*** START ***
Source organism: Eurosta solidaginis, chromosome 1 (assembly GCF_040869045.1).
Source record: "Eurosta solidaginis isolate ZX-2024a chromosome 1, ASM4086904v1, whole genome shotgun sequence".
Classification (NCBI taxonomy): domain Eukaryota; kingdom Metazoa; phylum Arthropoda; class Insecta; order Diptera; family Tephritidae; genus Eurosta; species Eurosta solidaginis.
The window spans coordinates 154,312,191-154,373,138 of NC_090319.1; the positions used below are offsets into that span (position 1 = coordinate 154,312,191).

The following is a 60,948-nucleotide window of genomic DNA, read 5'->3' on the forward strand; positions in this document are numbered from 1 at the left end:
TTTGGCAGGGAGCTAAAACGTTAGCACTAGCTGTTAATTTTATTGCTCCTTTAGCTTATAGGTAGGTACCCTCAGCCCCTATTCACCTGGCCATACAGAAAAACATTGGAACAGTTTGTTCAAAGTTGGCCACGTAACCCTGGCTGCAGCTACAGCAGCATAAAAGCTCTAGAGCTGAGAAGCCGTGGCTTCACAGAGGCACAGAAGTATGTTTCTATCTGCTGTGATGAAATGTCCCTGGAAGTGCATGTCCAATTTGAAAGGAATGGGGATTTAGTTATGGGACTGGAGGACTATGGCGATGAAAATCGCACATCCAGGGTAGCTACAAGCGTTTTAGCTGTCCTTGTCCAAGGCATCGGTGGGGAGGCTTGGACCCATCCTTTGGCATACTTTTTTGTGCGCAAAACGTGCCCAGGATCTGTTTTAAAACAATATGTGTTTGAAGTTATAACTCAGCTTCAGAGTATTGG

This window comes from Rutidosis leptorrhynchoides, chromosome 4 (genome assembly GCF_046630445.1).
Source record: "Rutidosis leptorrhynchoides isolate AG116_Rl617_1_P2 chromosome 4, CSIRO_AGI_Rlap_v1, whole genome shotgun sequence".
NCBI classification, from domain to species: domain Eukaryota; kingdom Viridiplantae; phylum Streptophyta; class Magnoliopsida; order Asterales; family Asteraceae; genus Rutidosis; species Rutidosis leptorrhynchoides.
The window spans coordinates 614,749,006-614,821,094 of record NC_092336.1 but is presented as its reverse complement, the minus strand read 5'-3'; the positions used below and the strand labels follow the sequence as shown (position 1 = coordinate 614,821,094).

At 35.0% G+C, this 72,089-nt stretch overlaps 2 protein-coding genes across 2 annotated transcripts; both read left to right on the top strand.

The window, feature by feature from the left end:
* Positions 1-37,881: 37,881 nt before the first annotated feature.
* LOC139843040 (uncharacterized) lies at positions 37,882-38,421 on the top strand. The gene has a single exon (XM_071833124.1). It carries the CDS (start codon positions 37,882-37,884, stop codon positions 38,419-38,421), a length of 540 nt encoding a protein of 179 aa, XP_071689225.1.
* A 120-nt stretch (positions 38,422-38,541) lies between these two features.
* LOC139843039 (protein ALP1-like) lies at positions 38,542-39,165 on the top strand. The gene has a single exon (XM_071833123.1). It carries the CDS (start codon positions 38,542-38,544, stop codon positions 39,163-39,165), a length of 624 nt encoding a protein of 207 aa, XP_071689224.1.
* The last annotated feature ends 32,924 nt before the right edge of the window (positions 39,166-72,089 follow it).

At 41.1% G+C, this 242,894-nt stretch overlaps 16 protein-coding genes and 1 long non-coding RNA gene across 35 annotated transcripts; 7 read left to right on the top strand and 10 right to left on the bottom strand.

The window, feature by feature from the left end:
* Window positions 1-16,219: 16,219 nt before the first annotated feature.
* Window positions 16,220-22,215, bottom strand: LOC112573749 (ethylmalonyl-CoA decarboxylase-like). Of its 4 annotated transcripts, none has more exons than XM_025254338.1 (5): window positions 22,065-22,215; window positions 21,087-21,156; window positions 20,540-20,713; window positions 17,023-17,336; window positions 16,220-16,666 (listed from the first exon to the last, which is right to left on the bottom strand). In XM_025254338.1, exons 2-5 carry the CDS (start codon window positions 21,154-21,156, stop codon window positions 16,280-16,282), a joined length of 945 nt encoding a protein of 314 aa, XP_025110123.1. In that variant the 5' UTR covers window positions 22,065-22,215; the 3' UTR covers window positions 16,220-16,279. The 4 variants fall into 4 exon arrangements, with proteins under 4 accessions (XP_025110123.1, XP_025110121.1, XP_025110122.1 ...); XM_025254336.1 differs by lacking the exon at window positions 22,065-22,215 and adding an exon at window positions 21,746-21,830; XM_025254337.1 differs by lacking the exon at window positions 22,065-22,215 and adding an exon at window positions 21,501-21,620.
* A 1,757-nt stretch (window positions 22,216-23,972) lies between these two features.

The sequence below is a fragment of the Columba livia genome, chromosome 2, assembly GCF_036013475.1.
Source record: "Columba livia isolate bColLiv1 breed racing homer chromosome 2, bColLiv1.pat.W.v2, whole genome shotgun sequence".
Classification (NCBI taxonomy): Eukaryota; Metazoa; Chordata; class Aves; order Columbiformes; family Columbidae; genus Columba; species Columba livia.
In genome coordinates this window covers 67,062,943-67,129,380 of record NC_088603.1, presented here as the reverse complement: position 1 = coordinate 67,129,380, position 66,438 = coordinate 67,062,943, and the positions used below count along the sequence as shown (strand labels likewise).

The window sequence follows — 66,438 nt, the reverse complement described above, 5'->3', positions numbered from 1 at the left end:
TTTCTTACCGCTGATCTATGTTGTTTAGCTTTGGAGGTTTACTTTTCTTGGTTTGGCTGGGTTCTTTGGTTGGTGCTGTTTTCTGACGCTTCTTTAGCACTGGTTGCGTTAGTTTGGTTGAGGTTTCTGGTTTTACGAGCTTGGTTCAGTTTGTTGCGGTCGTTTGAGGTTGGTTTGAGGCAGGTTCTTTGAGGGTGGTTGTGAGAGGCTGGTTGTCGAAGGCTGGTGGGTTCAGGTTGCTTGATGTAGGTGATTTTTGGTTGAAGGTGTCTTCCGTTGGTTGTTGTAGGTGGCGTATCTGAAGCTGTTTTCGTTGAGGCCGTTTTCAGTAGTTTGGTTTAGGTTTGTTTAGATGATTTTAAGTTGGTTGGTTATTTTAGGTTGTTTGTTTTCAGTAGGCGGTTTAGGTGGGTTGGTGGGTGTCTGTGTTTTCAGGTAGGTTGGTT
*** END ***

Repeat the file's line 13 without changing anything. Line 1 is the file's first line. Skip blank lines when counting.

* Positions 1-37,881: 37,881 nt before the first annotated feature.